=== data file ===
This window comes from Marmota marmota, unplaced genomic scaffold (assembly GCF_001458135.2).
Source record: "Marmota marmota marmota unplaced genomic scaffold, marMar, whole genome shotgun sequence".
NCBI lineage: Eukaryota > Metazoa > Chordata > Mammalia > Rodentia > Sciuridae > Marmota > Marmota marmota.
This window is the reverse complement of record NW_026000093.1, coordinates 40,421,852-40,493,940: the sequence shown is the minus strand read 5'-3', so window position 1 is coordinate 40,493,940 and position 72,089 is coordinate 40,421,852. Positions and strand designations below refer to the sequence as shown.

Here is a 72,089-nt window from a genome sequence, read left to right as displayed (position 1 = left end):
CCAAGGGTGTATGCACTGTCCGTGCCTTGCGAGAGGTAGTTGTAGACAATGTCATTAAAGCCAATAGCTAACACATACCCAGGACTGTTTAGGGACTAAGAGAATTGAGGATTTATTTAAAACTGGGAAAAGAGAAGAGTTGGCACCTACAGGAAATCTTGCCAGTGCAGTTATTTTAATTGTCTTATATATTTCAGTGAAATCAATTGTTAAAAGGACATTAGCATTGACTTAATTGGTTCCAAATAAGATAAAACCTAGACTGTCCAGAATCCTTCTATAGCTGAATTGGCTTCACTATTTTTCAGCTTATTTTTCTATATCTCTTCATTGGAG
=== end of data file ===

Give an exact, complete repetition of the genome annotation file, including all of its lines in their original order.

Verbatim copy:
This window comes from Marmota marmota, unplaced genomic scaffold (assembly GCF_001458135.2).
Source record: "Marmota marmota marmota unplaced genomic scaffold, marMar, whole genome shotgun sequence".
NCBI lineage: Eukaryota > Metazoa > Chordata > Mammalia > Rodentia > Sciuridae > Marmota > Marmota marmota.
This window is the reverse complement of record NW_026000093.1, coordinates 40,421,852-40,493,940: the sequence shown is the minus strand read 5'-3', so window position 1 is coordinate 40,493,940 and position 72,089 is coordinate 40,421,852. Positions and strand designations below refer to the sequence as shown.

Here is a 72,089-nt window from a genome sequence, read left to right as displayed (position 1 = left end):
CCAAGGGTGTATGCACTGTCCGTGCCTTGCGAGAGGTAGTTGTAGACAATGTCATTAAAGCCAATAGCTAACACATACCCAGGACTGTTTAGGGACTAAGAGAATTGAGGATTTATTTAAAACTGGGAAAAGAGAAGAGTTGGCACCTACAGGAAATCTTGCCAGTGCAGTTATTTTAATTGTCTTATATATTTCAGTGAAATCAATTGTTAAAAGGACATTAGCATTGACTTAATTGGTTCCAAATAAGATAAAACCTAGACTGTCCAGAATCCTTCTATAGCTGAATTGGCTTCACTATTTTTCAGCTTATTTTTCTATATCTCTTCATTGGAG